Where can we find a safe haven for fragile freedoms?

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“Freedom In A Time of War” by Art Towata

Freedom In A Time of War

Nine year old Art Towata was moved with his mother and brother to the Manzanar War Relocation Center, an internment camp for Japanese Americans, north of Los Angeles. It was located at the foot of the Sierra Nevada between the towns of Lone Pine to the south and ironically Independence to the north in 1942. Manzanar was one of 10 camps used to incarcerate more than 110,000 Japanese Americans for a three-year period during World War ll. Motifs and themes from this transformative boyhood experience emerge both consciously and unconsciously in Towata’s paintings and ceramic works. The extent of this influence only became clear to the artist when he revisited the site some 60 years later.

“Black Wall” by Art Towata

Towata carried with him one of his signature encrusted pots and happened to place it on the ground at Manzanar. The pot was so evocative of Manzanar’s stark desert landscape and the interior, glazed with a soft blue, suggested the azure sky so often seen in California’s Central Valley. Towata recognized what he had been doing in his art. “Those cruddy pots are the environment on which I grew up as a kid.”

Black Wall
Art Towata explains, “When I first entered the camp, the black tar paper that covered the barracks was all that I could see.” A man in the camp told Towata that even in the desert you could grow flowers if you put enough care into the effort. Within this stark landscape there is the appearance of the fragile white chrysanthemum, which the Japanese associate with perfection of nature and transcendence.

“Ceramic Puzzle” by Art Towata

Ceramic Puzzle
In a ceramic puzzle artwork, Towata conveys some of the oppression that came with living in the camp. Although there were no walls, barbed wire fences surrounded the internees. His abstract figures are trapped and immobile. Isolating them even further was the fear and suspicion that kept them from interacting with each other.

Art Towata
Alton, IL

“Muslim Conversation” by Aileen Bass

Muslim Conversation

In 2010 I began an art project exploring Muslim identity in the United States. I approached Muslim-Americans for a conversation about how they feel about themselves in a post 911 America. I combined photos of these individuals and their words into some photo collages. This material eventually was shaped into a group of unique artists books.

I’m interested in exploring the difficult areas of society, the places where contradictions and expectations intersect with life as it is lived with all its challenges and compromises. The tangle of heritage and identity is constantly being redefined in our complex society. There is no one way to be an American and that is the essence of our freedom.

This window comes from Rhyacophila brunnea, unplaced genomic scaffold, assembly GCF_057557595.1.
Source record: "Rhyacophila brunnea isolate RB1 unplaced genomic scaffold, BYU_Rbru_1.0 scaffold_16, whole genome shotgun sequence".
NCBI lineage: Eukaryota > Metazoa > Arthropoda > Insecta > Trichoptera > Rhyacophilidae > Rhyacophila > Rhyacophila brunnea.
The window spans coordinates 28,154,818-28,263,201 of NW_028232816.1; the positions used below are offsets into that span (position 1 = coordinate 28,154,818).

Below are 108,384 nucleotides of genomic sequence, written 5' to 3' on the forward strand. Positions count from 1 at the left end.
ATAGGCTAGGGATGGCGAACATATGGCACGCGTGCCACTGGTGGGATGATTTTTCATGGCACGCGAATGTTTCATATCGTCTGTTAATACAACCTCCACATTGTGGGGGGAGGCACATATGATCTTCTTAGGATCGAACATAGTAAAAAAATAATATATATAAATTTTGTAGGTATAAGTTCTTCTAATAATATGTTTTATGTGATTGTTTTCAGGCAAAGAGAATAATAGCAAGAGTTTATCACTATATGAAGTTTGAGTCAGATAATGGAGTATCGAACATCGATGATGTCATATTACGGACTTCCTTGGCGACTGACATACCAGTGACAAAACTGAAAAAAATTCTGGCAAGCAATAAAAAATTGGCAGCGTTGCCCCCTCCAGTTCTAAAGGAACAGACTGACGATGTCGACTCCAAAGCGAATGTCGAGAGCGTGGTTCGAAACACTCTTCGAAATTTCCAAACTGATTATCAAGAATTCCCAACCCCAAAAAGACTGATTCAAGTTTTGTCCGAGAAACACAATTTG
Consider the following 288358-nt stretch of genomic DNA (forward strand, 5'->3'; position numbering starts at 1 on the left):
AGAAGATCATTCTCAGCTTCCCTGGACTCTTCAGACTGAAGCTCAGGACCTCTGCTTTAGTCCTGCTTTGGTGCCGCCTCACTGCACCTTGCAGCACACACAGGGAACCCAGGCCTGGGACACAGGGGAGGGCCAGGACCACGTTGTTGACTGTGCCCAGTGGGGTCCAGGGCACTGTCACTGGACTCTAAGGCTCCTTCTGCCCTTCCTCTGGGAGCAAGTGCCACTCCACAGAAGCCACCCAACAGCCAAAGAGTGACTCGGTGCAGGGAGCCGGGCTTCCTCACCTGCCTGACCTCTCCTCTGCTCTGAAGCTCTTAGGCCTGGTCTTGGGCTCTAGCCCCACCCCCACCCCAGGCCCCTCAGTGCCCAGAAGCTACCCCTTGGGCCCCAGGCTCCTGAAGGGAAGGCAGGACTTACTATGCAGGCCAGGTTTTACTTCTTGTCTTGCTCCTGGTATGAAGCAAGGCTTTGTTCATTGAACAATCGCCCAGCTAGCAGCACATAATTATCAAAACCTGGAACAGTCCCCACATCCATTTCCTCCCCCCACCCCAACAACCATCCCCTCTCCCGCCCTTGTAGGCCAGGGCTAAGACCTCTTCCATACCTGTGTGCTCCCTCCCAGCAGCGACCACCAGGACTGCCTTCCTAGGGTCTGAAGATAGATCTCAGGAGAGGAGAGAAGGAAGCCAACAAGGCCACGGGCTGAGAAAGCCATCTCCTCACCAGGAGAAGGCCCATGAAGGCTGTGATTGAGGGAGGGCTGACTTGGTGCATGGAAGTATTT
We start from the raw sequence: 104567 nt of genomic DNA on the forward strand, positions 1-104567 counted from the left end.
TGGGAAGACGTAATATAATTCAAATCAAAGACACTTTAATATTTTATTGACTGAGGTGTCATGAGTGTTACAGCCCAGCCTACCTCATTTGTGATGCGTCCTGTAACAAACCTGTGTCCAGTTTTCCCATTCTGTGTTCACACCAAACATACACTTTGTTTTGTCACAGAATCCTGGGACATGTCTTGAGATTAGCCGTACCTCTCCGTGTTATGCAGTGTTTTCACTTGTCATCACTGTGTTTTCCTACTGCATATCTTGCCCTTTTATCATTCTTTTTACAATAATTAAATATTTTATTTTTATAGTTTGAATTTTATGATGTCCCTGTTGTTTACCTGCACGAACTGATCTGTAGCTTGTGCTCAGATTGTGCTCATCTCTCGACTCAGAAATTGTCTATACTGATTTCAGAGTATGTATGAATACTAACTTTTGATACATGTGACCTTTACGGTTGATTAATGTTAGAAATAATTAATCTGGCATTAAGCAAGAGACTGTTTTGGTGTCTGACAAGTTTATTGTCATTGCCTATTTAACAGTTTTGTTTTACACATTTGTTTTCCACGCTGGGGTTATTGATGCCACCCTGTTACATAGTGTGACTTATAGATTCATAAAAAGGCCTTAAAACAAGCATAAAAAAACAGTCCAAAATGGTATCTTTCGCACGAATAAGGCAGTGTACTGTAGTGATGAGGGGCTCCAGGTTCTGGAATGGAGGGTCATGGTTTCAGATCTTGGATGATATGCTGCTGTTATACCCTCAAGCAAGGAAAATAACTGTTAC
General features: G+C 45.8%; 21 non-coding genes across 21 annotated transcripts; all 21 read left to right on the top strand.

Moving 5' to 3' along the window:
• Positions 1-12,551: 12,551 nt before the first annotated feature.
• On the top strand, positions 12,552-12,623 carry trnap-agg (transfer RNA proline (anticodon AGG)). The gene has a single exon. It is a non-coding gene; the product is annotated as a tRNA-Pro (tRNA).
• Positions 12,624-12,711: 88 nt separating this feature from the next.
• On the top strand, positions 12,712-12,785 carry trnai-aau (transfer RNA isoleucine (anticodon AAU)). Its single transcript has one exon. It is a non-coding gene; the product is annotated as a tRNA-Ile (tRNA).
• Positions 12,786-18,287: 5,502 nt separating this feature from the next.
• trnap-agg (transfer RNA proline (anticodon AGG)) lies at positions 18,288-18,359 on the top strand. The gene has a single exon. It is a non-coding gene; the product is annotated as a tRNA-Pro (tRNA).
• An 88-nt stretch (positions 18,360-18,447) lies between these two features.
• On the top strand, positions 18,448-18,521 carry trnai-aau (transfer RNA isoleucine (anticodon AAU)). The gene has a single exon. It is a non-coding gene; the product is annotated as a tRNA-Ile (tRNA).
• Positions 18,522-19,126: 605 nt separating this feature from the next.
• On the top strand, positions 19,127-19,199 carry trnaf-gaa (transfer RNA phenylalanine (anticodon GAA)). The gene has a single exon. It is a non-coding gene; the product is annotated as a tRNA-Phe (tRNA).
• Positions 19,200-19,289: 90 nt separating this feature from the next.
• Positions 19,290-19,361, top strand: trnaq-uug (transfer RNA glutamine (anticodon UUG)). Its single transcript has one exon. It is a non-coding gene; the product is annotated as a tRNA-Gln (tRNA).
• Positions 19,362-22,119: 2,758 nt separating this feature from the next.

Aileen Bass
St. Louis, MO

“In My Mind” by Moonyung Kim

In My Mind

My paintings are inspired by my everyday life, which is filled with alienation and loneliness. For me, the city is a familiar place and the image of the metropolis is close to me, in my present life as well as in my childhood memories. I am accustomed to living busily, to the fast pace and chaos of city life, and to the alienation of city dwellers. According to this characteristic, my paintings often seem overwhelming, overcrowded and complicated, due to their multiple layers. I look for my subject matter in specific features of a metropolitan area. My images are similarly constructed from small rectangular patterns, line and marks; I build them into my own abstract city.

By using blank space on canvas, I want to illustrate composure and relaxation. In my painting, dripping is an important way to express my theme. I start each painting with brush marks start from top of the canvas and end at the bottom. By falling the paints, I create new forms, multiple marks and overlapped lines naturally. With these techniques, I would like to create more intricate, dense and overwhelming chaos.

Moonyung Kim
St. Louis, MO

“Simply Living” by Amanda Knigga

Simply Living

With minimal experience, my family made the decision to start over by living a simpler life. They moved from a new house in a subdivision to a doublewide trailer on a plot of land in the rolling hills of southern Indiana. Here, they intend to reach towards freedom from modernity and gradually develop a farm to provide for themselves. Separated from this process, I document this intimate transition as an outside observer. It is through my family’s actions that I imagine or facilitate my own ambitions to live closer to the land, and thus become closer to myself in the pursuit of discovering where it is I belong in society. More information can be found here.

Amanda Knigga
Nappanee, IN

“The State of Our Union” by Kori Moore

The State of Our Union

I recently spent 2 months in Taiwan. I was there during their election. The KMT is out. A female was appointed president! I went to a political rally that was also a metal show! Someone running for Parliament who supported the New Power Party was also lead singer of a metal band! It took place at the monument of the first president of Taiwan who was a fascist dictator. I and my friends got to experience this form of political expression, and it was wild and amazing. This event changed my idea of freedom.